Author: Rosa Liksom


2 October 2014 | Fiction, Prose

Rosa Liksom’s first book, in 1985, was a collection of short prose; she has also written novels, children’s books, plays, comic and picture books. Her new book, Väliaikainen (‘Temporary’, Like, 2014) – a return to her signature very short prose – features beasts, machines and men

He’s there in the living room. We’ve gotta be very quiet. I left the computer on, and the reading lamp. I’ll go in and turn them off, quietly. Or the computer at least. I can watch Emmerdale on the little tv in the kitchen. You wait here. OK, I turned off the computer but I left the lamp on so I wouldn’t wake him up. I put his nap blanket over him. He’s laying on his left side now. That’s good. Whenever he wakes up on his right side he gets awfully grumpy. Let’s go in the kitchen so we don’t disturb him. The poor guy. It’s been hours since he’s had a good sleep. You know, I think it’s the depression again. It started on Monday when he was supposed to go to his guide’s job.He didn’t taste his breakfast, even though I brought it to him in bed. I had to go to the hospital, my shift was starting, and he just laid there in the bedroom with his eyes open… I don’t know how long it’s gonna last this time. Last month he was depressed for three days. I think it’ll pass more quickly this time because he’s napping a little bit, and licking his paw now and again.

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Back in the USSR

3 October 2011 | Fiction, Prose

Extracts from Rosa Liksom’s novel Hytti nro 6 (‘Compartment no 6’, WSOY, 2011). Review by Mervi Kantokorpi

Moscow hunched itself in the dry, frosty March night, protecting itself from the touch of the icy red sun as it set. The girl entered the train’s last sleeping carriage, found her compartment, compartment number six, and breathed deeply. There were four beds in the compartment, the upper ones folded agains the wall, while between the beds was a small table, on the table a white table cloth and a plastic flower vase containing a bunch of pink paper carnations, faded by time; the shelf above the end of the bed was full of large, untidily secured parcels. The girl shoved her modest old suitcase, the one she had got from Zahar, into the metal luggage space under the hard, narrow bed; her small backpack she threw on the bed. When the station bell sounded for the first time, the girl went to stand by the corridor window. She breathed in the scent of the train, iron, coal-dust, the smells left behind by dozens of cities and thousands of people. Travellers and those who had come to see them off pushed past her, shoving her with their cases and parcels. The girl touched the cold window with her hand and looked at the platform. This train would take her through villages inhabited by deportees, through the open and closed towns of Siberia to the capital of Mongolia, Ulan Bator. More…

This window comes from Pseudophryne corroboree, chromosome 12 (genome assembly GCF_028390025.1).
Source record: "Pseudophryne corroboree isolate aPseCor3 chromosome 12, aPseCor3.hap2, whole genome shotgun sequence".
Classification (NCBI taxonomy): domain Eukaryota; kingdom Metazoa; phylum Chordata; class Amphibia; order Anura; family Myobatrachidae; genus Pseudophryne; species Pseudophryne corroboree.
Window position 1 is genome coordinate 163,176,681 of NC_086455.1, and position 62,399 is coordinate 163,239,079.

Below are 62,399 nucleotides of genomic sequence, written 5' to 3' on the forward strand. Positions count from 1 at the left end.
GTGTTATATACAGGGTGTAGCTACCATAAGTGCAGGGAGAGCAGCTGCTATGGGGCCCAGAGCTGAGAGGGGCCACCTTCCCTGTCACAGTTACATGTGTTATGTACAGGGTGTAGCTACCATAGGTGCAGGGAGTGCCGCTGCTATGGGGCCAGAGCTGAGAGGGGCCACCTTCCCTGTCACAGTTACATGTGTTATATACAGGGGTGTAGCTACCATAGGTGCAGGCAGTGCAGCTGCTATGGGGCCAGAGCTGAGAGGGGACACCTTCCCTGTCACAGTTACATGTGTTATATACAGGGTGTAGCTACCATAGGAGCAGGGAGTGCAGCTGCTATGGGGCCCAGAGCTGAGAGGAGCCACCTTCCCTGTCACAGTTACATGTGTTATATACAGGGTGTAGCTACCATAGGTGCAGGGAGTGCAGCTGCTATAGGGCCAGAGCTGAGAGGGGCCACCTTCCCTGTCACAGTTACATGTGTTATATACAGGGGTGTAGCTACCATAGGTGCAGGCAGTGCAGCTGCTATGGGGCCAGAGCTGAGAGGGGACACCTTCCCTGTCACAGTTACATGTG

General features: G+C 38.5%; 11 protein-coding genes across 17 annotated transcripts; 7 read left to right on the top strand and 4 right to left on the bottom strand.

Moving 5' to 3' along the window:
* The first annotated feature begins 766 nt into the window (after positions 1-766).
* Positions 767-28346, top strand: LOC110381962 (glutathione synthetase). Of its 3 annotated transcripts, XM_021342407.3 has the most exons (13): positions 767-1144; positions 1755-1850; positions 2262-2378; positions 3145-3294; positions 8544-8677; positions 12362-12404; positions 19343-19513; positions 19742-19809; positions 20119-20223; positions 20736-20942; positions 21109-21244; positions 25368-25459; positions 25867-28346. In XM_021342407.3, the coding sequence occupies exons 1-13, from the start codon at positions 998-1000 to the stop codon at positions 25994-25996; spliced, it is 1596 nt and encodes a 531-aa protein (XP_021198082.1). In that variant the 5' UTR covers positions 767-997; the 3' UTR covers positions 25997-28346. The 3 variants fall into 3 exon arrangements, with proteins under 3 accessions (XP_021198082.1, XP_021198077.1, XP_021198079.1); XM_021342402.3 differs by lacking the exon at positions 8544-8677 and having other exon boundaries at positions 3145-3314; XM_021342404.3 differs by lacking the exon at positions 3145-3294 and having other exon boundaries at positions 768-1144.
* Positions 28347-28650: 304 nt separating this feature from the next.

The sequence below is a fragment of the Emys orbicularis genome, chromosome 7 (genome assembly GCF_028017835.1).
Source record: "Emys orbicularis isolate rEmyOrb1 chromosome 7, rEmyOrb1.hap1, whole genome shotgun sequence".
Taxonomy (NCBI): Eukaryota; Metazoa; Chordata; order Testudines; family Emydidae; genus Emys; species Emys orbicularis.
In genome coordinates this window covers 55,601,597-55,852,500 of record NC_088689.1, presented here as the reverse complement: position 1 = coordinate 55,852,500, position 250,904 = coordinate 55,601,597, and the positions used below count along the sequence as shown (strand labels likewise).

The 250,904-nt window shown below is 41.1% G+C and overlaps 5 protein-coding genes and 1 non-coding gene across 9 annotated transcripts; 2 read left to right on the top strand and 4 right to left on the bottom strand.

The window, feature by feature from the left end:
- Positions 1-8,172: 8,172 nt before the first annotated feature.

How I saved the world for communism

Issue 3/1996 | Archives online, Fiction, Prose

Extracts from the novel Kreisland (WSOY, 1996). Rosa Liksom’s first novel is a picaresque story of a heroine whose adventures range through Finland, Soviet Russia and America. Introduction by Soila Lehtonen

Maid Agafiina: Got myself some shiny black rubber boots, the kind with the red felt lining, and a colorful crepe de chine dress and a rayon coat, and while shopping for all that I checked out the four wonders of Moscow: a bell that doesn’t ring, a cannon you can’t fire, a ruler who doesn’t speak, and money that doesn’t stink.

In no time at all I made up a new personality, learned the language real good, and obtained a Soviet citizen’s passport. I was totally excited by everything I’d seen. My cheeks were as red as the flag. I wanted to find out about everything and see every achievement of this huge Soviet land. More…